First-Year Farmer Asking Fertilizer Questions
These days, more students are jumping straight from the college campus into an entirely different, more dynamic classroom setting – the field. While some are going back to the family farm to take over previous practices, others are moving into the farming world with many more decisions to make.
Zachary Green is taking on his first year of farming right out of school, and he’s asking for guidance from Farmers for the Future members.
“I’m no-tilling my beans into 15-inch rows, and I’d like to get some tips on getting good yields for my first year of farming after school,” says the Star City, Indiana, farmer. “What are some good ways to fertilize? Should I broadcast my fertilizer, or is there a better way?”
Michigan non-GMO variety farmer Scott Dudek offers advice. “Fertilizer on 15-inch rows is, in my opinion, best broadcasted. Just remember, P and K move very slowly through soil. In a true no-till, it’s difficult to get these down in the soil profile,” he says.
Farmers for the Future Ohio farmer K2 gives numerous suggestions, including soil testing (because beans don’t take well to acidic soils) and being generous with potash.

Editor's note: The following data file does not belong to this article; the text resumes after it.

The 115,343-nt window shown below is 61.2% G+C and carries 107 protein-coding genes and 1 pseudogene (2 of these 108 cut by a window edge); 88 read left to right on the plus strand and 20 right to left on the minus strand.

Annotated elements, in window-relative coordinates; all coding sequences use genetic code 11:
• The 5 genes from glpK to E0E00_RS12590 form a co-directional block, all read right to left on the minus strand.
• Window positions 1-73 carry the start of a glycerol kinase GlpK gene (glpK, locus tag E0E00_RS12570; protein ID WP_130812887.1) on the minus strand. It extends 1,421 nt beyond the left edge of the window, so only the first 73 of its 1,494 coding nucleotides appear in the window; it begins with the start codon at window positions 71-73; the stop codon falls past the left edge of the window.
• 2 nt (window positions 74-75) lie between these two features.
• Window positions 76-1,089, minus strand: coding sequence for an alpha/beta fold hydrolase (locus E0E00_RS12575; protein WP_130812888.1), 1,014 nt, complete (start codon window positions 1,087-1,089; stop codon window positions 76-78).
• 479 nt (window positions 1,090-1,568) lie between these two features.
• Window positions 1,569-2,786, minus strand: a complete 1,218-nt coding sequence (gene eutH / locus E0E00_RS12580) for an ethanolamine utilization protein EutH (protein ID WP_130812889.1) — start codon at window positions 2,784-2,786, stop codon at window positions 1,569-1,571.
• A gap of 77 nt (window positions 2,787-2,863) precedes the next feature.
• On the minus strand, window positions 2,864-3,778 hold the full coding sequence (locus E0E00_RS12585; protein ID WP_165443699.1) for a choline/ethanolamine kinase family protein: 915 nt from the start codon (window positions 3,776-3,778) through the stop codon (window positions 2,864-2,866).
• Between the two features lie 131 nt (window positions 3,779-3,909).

As a result of the advice he received, Green says, “I got soil-tested, and I’m putting on 150 pounds of potash per acre and 7 pounds of boron, since it came out that I was low on those categories.”
The lowdown on burndown
Is burndown a couple weeks before planting as well as going out postemerge to spray for weeds a good decision?” asks Green. “I was thinking about 2,4-D, Cornerstone, and Prefix for burndown. For the second pass, I was thinking Cornerstone, Alliance AMS, and Interlock mixed in. I’m seeking some input on how I’m looking at things and to see if I’m on the right track,” he says.
“I’ve been no-tilling beans for years with great success. I had 65+ bushels last year,” shares Joel Barickman. “Absolutely get a residual down with your burndown. I’d recommend Prowl, Roundup, and 2,4-D. Don’t wait too long to spray your post Roundup; marestail and waterhemp can get away from you if they get more than 6 inches tall. I’ve been spraying fungicide and insecticide late in the season, but I haven’t messed with any micronutrients yet. I’ve heard varying stories of their success,” Barickman says.
“Get it burned down with a residual in the mix,” says K2. “Clean up with a Roundup over the top and add micros as foliar feed as recommended.”
In Dudek’s experience, 2,4-D might not be the best choice. He warns, “Be careful on 2,4-D prior to beans. It can be harsh on germination rates.”
However, in different circumstances, Barickman hasn’t seen any problems with 2,4-D. “I’ve been putting on 2,4-D with my burndown before beans for years with no problem. I actually sprayed it in the fall this year to try to kill the winter weeds like dandelion, marestail. I will follow up with Optill and Roundup this spring for the burndown with residual.”